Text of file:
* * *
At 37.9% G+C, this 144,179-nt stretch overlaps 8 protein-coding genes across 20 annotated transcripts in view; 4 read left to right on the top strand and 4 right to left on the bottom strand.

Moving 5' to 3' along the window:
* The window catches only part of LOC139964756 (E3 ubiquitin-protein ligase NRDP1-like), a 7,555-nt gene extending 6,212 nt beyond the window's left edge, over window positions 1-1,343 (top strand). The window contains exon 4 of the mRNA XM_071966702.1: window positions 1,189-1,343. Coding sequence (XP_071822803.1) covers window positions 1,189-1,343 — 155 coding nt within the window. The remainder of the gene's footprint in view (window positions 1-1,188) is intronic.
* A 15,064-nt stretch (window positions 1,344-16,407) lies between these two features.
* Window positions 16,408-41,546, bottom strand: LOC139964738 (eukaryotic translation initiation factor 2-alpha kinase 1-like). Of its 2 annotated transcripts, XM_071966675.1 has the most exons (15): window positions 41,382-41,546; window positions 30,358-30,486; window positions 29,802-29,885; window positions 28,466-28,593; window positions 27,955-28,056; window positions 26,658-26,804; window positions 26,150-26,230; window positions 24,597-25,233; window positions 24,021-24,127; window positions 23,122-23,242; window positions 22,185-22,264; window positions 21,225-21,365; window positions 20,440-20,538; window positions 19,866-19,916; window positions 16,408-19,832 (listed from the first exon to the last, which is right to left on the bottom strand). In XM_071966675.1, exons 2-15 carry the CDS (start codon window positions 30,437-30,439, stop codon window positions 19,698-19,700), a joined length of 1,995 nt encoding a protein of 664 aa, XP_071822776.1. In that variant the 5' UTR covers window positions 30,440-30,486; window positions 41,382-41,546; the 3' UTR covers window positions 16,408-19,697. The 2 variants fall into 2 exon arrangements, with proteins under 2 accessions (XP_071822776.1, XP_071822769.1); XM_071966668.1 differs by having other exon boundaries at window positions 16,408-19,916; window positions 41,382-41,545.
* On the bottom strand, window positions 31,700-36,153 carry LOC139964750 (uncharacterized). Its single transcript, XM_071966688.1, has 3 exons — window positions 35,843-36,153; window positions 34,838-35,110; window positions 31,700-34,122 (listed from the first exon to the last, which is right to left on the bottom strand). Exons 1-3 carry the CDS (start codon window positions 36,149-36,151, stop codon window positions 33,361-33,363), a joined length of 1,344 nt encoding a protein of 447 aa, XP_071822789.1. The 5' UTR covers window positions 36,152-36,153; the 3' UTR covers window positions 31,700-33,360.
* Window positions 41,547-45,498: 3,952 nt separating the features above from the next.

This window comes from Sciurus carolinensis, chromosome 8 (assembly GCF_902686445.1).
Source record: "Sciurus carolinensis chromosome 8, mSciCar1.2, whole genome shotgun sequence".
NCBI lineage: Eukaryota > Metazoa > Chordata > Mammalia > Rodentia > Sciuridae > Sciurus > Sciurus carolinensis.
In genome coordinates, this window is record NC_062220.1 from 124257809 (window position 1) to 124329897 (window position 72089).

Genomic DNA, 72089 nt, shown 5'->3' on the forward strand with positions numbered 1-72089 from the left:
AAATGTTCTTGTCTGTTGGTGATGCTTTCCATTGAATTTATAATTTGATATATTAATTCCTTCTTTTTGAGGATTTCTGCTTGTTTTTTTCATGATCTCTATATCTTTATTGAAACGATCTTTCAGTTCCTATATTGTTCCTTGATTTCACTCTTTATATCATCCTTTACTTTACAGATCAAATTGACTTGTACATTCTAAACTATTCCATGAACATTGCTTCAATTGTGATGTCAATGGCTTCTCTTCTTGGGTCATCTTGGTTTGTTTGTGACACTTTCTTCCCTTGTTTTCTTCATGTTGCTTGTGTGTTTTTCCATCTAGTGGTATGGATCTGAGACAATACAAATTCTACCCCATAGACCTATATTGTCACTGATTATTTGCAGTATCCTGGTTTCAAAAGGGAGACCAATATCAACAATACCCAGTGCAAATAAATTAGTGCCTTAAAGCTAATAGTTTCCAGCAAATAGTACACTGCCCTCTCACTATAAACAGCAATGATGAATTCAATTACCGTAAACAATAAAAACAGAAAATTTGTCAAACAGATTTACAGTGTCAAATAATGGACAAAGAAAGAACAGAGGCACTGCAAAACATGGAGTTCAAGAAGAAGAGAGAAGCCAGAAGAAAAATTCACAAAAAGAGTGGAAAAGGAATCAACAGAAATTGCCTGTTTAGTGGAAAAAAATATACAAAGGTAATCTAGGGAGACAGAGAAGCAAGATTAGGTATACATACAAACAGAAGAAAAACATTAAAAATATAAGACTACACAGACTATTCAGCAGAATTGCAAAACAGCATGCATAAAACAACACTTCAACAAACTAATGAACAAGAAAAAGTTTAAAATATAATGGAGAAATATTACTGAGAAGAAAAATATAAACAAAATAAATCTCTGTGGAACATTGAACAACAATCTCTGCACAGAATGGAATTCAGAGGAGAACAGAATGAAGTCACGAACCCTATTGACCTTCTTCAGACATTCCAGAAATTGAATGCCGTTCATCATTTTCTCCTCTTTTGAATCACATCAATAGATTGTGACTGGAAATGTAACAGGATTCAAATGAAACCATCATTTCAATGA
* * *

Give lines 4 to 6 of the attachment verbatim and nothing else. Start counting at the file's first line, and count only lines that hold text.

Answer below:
* A 15,064-nt stretch (window positions 1,344-16,407) lies between these two features.
* Window positions 16,408-41,546, bottom strand: LOC139964738 (eukaryotic translation initiation factor 2-alpha kinase 1-like). Of its 2 annotated transcripts, XM_071966675.1 has the most exons (15): window positions 41,382-41,546; window positions 30,358-30,486; window positions 29,802-29,885; window positions 28,466-28,593; window positions 27,955-28,056; window positions 26,658-26,804; window positions 26,150-26,230; window positions 24,597-25,233; window positions 24,021-24,127; window positions 23,122-23,242; window positions 22,185-22,264; window positions 21,225-21,365; window positions 20,440-20,538; window positions 19,866-19,916; window positions 16,408-19,832 (listed from the first exon to the last, which is right to left on the bottom strand). In XM_071966675.1, exons 2-15 carry the CDS (start codon window positions 30,437-30,439, stop codon window positions 19,698-19,700), a joined length of 1,995 nt encoding a protein of 664 aa, XP_071822776.1. In that variant the 5' UTR covers window positions 30,440-30,486; window positions 41,382-41,546; the 3' UTR covers window positions 16,408-19,697. The 2 variants fall into 2 exon arrangements, with proteins under 2 accessions (XP_071822776.1, XP_071822769.1); XM_071966668.1 differs by having other exon boundaries at window positions 16,408-19,916; window positions 41,382-41,545.
* On the bottom strand, window positions 31,700-36,153 carry LOC139964750 (uncharacterized). Its single transcript, XM_071966688.1, has 3 exons — window positions 35,843-36,153; window positions 34,838-35,110; window positions 31,700-34,122 (listed from the first exon to the last, which is right to left on the bottom strand). Exons 1-3 carry the CDS (start codon window positions 36,149-36,151, stop codon window positions 33,361-33,363), a joined length of 1,344 nt encoding a protein of 447 aa, XP_071822789.1. The 5' UTR covers window positions 36,152-36,153; the 3' UTR covers window positions 31,700-33,360.